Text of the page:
To get back to The Mermaid Chair – the book is much more complex and far more interesting than it seemed to me to be in the beginning. I won’t give you any more spoilers, but Sue Monk Kidd writes in a very engaging way, there are story developments I did not foresee and my “complaints” were resolved as I learned more.
Mau-Tempo is also the last name of the family whose lives we follow for many years in 20th century Portugal.
Bad weather is certainly a suitable way to describe the difficult times this family of uneducated farm laborers lived through. Miserable times, to be exact.
That’s not a spoiler – it’s pretty obvious from an early stage of the book.
But the magic that kept me reading from cover to cover is the manner in which the tale is told. Saramago wrote about the type of people he grew up with. He combines an intimate knowledge of details regarding every aspect of their life with sympathy and warmth , creating a sense for me of having watched these people in a movie, they feel so real.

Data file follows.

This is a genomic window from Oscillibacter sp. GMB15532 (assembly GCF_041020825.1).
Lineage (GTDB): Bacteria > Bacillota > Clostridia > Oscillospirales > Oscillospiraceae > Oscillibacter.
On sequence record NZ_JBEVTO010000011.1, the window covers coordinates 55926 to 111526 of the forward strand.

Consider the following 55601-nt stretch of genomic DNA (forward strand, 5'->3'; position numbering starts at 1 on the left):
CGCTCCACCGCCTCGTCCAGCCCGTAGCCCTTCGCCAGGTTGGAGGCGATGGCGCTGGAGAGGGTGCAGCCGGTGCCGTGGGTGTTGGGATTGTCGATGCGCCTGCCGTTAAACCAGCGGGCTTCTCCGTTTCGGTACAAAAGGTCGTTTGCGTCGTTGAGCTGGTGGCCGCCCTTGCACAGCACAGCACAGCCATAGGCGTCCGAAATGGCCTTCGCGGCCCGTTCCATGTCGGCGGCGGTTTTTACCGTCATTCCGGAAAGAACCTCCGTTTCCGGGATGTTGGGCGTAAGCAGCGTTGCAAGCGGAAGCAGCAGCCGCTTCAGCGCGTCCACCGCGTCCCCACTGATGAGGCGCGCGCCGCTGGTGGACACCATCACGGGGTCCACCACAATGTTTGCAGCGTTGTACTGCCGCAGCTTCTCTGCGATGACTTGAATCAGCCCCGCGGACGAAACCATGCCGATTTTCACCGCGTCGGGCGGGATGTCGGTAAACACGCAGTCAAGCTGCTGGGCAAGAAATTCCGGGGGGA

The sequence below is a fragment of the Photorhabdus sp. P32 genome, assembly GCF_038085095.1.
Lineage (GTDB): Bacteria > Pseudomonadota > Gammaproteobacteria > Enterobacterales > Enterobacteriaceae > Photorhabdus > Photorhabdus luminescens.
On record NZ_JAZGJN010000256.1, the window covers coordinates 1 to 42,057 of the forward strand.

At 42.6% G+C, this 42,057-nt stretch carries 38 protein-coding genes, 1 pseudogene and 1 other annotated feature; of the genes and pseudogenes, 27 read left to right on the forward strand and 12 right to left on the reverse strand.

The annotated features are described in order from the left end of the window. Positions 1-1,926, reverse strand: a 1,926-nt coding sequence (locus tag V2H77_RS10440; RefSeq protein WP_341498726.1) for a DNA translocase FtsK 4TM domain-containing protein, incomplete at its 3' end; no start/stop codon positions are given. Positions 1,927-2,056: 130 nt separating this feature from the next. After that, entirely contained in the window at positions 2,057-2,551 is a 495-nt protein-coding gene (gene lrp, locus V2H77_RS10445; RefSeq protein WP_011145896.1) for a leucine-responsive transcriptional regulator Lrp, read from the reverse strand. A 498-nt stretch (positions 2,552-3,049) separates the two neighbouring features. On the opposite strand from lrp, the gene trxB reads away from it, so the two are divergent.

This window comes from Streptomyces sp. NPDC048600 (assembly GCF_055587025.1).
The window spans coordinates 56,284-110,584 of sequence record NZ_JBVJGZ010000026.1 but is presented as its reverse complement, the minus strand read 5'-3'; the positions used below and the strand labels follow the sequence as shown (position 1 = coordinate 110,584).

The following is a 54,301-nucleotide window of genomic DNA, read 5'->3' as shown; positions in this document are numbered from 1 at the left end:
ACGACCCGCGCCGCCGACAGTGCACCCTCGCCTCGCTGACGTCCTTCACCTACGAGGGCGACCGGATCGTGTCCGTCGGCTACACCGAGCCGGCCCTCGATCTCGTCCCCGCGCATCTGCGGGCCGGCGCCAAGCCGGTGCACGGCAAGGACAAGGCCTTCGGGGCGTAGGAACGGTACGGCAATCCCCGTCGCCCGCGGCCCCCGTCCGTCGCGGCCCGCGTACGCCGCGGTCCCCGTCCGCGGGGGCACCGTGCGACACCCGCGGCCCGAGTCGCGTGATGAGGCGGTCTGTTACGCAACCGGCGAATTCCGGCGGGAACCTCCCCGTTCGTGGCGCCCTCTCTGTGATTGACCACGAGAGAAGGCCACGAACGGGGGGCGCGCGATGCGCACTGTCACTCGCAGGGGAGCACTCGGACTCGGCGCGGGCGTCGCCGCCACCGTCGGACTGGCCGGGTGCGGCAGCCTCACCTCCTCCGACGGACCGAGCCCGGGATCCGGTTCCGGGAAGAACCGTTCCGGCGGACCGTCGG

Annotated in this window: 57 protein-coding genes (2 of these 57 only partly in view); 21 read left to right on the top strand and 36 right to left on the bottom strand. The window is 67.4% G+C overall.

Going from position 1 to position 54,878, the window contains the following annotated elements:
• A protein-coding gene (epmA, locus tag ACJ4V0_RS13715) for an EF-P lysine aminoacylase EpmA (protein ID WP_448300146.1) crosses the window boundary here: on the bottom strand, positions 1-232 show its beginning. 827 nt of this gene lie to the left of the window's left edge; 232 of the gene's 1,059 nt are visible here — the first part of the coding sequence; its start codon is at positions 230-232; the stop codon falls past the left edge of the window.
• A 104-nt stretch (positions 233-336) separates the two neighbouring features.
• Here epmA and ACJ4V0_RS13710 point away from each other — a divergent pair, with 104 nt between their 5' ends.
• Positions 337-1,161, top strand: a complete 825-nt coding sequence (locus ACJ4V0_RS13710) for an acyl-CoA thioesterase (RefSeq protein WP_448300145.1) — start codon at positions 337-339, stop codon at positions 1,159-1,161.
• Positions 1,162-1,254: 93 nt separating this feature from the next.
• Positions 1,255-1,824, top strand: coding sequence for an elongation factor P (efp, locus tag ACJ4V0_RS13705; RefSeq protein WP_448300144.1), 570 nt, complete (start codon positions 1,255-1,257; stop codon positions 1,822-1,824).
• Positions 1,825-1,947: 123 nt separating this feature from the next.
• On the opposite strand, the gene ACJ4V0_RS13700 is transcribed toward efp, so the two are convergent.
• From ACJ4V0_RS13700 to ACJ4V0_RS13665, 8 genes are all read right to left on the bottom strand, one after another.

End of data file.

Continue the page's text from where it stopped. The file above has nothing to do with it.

Saramago’s telling includes beauty and even humor in this tale of woe, with unique metaphors and vivid descriptions.
The author tells this story from different points of view, moving seamlessly, (sometimes in the same sentence!) from one character to the other. This feat particularly blew me away. There’s an escalating dialogue between a group of hungry local men, trying to strike in order to get a slight raise, and a group of desperate workers that have come farther away, eager to take their place no matter how bad the conditions are. This entire confrontation scene shifts constantly from words spoken by one side to the counter-arguments of the other side, yet is all perfectly clear. Words such as “he said” “they replied” are not used in this book.
This is one of Saramago’s earliest books but was translated into English after he won a Nobel Prize and passed away. The politics are clear and his indignation raw. No message is shrouded in allegory. I understand that publishers didn’t think a translation of this book would sell well – a mix of his trademark slow, run-on sentences with politics.